Summary: If you grew up in Pentecostal circles as I did, chances are you heard , used or are still using the phrase “I plead the blood.” However, some people in the church world today don’t understand the phrase and ask, “What does it mean?”
Pleading The Blood
If you grew up in Pentecostal circles as I did, chances are you heard , used or are still using the phrase “I plead the blood.” However, some people in the church world today don’t understand the phrase and ask, “What does it mean?”
The Passover in the Old Testament Scriptures is the focal point of understanding the power of the blood. All sacrifices that proceeded after words under the Mosaic system were founded on this principle: through the blood of animal sacrifice, there would be deliverance, protection, and a God-provided future. This awesome forecasting picture was fulfilled in the Person of Jesus.
Jesus had not even begun his ministry when, appearing before the waters of the Jordan River to be Baptised, it was John the Baptist who announced of Him: “Behold, the Lamb of God who takes away the sin of the world” (John 1:29). Everyone present understood the implication of his words, but it was difficult for them to come to terms with the idea that the Messiah, who is the King, is also the sacrifice, who is the Lamb. John was raising a signal not only to that day but also to all history.
When we deal with the subject of the blood, we are not dealing with some gory residue of ancient human superstition. When we talk about the blood of Jesus, we are dealing with that which the Scriptures refer to as precious for its exceptional value to address man's sin, man's need for a savior, man's failure, and man's bondage. Its value is related to the immeasurable price of human liberty from the bondage of spiritual torment. The blood of Jesus is the central justified factor in all human order. So central is it that the Bible says Jesus's blood will be the theme of our praise forever.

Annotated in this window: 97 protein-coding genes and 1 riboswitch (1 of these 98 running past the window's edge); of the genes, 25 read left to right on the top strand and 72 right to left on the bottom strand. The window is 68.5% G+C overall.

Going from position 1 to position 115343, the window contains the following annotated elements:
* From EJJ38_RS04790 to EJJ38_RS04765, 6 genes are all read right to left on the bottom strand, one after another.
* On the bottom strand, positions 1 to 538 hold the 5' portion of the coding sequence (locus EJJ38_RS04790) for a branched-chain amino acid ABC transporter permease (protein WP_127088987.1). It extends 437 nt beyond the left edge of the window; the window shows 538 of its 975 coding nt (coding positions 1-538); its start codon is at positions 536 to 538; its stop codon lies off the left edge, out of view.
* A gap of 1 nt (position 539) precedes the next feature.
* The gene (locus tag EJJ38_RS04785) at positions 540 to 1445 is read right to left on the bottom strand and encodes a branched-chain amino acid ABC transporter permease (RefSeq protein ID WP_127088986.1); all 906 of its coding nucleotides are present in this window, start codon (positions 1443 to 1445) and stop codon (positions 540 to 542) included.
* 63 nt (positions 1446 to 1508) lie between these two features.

The concept of “pleading the blood” of Jesus has its roots in the Pentecostal tradition. It’s a tradition that is necessary and important to continue upholding today. The book, The Azusa Street Mission and Revival, contains stories where people came to receive prayer for healing. William J Seymour, a one eyed Black Man who was leading the Azusa Street revival, would “plead the blood” over the sick. They were healed and received the Baptism in the Holy Spirit with the evidence of speaking in tongues.
When we talk about "Pleading" the blood of Jesus we are not talking about "begging" God to do something. “Pleading the blood” should not be considered a desperation exercise; God has not called us to come begging before Him. Many of us were raised in an environment where we heard the words, “Father God, keep them under the blood of Jesus.” Or, “Lord, we cover this situation with the blood of Jesus.” Even before we understood it, we believed in the power of the Blood, because we believed that Jesus is the Son of God, and that the Cross was the instrument of redemption which broke the power of hell.
Pleading the blood of Jesus is not some type of superstitious application of a magic formula of words. Rather, a spiritual dynamic is being applied. The power of the blood of Jesus Christ is greater than both the energy of our own humanity and that of our Adversary. The power that saves is also the power that releases, delivers, and neutralizes the demons of hell and the weaknesses of the flesh. The appropriation of the power of the Blood in tough situations is intended for every believer in Christ to know, to understand, and to make use of.
It’s important that we understand the reason for the words we use so they do not become formula, otherwise one of two things will happen. Either what we say will become a superstitious exercise in which we are depending on the words rather than on the understanding that gives the words their power; or some people will not use words related to the blood of Jesus because they don’t understand the spiritual dynamic, leaving them without a resource they need.
When we plead the Blood of Jesus. It is not a statement of unbelief or fear! Pleading the blood activates what happened through the blood of Jesus Christ on the cross. It is asking God to provide what Jesus’ blood has already purchased. It’s a statement of faith about what happened at Calvary.
The Origin - The Passover
Most of us are familiar with the story of Israel’s deliverance from the last plague of Egypt, in which the firstborn of every family was doomed to die. The Israelites were instructed by God to place the blood of a lamb on their doorposts and lintels, so that the plague of His judgment would “pass over” their houses: